Ultimately, Cato Networks’ SASE platform performs well on multiple fronts, providing integrated security functions, scalability, ease of management, and support for SD-WAN. However, some limitations regarding comprehensive network security function integration, performance, and transition ease for legacy systems exist, and the platform’s handling of the zero-trust security approach could be further clarified. As the company matures and expands its network, these areas could be addressed, making Cato an even more comprehensive and robust SASE solution.

2. Perimeter 81

Perimeter 81 is a robust Secure Access Service Edge (SASE) platform, offering a comprehensive suite of network security features that make it a strong choice for organizations seeking to secure their network resources. The platform integrates key security functions, including Zero Trust Network Access (ZTNA) and Secure Web Gateway (SWG), enabling users to create secure networks and implement secure access and internet rules. Additionally, Perimeter 81’s integration with Identity Providers offers user-centric security, while its monitoring capabilities provide visibility into member activities, active sessions, compliance status, and more.

Despite its strengths, Perimeter 81 is not without its shortcomings. Users have reported issues with downtime that can temporarily lock them out of secure services, although the company has reportedly made recent improvements to its infrastructure to address this concern. Additionally, automatic agent upgrades sometimes fail and require manual intervention. Overall, while Perimeter 81 demonstrates ease of management and adopts a Zero Trust security approach, some aspects may require additional exploration to fully ascertain its suitability for specific organizational needs.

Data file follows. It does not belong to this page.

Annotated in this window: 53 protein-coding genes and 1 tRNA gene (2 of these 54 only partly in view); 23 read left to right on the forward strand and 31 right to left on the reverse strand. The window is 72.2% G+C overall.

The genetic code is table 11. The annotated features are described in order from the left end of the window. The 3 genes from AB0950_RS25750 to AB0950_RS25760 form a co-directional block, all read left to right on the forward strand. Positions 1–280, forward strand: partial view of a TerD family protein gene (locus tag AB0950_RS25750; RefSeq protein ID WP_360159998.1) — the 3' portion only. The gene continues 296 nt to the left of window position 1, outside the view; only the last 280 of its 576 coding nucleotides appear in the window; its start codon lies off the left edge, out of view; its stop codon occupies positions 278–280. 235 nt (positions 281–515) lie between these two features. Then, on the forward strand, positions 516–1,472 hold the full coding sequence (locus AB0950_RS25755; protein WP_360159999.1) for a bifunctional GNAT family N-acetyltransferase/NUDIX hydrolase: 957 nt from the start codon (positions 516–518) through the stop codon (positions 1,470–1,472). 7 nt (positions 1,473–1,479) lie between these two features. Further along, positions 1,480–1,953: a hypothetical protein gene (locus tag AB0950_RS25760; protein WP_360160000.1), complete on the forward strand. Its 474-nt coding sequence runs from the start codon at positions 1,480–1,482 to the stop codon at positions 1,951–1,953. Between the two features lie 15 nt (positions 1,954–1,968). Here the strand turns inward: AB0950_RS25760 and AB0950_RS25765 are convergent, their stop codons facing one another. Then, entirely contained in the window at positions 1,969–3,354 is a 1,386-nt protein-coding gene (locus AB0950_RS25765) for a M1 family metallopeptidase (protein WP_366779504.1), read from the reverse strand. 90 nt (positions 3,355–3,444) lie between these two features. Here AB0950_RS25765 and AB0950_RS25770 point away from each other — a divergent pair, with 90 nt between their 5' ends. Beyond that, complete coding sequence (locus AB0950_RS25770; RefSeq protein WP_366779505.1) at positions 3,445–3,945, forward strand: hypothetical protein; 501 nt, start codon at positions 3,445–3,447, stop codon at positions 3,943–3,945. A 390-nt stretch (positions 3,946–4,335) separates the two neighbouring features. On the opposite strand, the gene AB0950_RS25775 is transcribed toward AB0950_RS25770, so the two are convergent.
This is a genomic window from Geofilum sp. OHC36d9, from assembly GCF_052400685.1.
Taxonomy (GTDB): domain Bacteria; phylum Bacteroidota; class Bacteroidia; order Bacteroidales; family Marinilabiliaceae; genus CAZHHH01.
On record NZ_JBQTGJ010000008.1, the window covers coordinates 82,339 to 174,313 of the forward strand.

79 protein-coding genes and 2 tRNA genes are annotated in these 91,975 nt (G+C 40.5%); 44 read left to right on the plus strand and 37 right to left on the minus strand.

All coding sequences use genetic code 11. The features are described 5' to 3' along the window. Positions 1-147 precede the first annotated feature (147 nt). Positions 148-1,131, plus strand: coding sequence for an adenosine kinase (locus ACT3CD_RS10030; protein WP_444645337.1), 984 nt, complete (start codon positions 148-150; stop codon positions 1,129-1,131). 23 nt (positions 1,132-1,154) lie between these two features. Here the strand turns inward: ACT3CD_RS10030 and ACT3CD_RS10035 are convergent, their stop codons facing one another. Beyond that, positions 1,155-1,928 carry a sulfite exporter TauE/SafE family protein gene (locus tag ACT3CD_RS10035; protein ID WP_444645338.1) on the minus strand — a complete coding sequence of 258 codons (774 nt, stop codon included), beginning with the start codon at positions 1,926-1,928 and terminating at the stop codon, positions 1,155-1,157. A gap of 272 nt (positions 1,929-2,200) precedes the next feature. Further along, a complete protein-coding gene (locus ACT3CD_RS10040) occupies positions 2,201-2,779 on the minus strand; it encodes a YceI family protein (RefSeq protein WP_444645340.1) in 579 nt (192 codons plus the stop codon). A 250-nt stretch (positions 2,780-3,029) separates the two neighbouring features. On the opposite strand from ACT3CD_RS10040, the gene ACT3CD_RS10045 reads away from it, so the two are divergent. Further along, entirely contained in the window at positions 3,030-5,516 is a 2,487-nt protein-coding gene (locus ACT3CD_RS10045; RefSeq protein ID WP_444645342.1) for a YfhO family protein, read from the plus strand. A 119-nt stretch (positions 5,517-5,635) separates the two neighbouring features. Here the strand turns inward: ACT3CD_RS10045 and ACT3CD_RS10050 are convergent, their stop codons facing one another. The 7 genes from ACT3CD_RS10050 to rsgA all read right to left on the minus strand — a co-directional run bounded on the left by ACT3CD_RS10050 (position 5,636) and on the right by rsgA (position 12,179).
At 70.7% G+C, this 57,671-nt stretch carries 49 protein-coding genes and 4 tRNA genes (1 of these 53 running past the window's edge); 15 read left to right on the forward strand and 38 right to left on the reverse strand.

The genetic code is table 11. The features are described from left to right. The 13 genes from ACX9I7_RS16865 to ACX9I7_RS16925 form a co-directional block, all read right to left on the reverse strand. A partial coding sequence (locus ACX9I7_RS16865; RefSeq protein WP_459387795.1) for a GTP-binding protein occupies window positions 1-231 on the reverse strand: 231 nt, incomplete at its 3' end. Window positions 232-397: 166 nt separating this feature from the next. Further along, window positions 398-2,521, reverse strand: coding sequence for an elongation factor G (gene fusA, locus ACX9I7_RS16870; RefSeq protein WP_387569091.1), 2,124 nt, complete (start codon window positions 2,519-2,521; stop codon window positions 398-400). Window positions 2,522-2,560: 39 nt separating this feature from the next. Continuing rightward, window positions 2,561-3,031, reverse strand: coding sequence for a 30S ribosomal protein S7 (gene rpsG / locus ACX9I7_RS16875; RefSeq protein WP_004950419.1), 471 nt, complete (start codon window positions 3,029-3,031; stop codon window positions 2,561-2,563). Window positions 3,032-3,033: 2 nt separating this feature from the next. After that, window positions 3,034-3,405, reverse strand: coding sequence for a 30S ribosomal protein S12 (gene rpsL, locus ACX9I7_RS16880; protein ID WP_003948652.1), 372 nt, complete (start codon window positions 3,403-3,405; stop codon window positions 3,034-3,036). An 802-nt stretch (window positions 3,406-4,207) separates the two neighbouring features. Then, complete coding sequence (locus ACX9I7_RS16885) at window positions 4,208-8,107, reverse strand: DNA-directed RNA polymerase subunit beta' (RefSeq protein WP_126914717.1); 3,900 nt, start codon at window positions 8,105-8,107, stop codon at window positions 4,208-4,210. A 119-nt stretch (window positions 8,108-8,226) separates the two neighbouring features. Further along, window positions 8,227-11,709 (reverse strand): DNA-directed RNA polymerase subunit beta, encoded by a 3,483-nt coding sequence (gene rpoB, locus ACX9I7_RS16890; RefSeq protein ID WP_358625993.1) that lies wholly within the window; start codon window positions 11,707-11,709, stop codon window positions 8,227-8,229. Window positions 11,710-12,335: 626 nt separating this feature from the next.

3. Twingate

Twingate’s SASE solution exhibits a compelling array of integrated network security functions, notably its zero-trust network access (ZTNA) which validates users and permits them access solely to required resources. This enhances the security resilience of the network. In addition, the solution integrates with a broad variety of identity providers, mobile device management, and endpoint detection and response vendors, thus providing a comprehensive approach to network security. Twingate’s SASE solution is designed to be user-friendly, demonstrating admirable flexibility and adaptability. It supports diverse network connections and efficiently routes requests to appropriate resources, irrespective of the network to which a user is connected. Furthermore, the solution simplifies management by offering a single platform to handle all network and security functions, mitigating the complexity associated with managing separate systems. Limitations, like a limited command line interface (CLI) only accessible from Linux might somewhat detract from the experience however.

4. Zscaler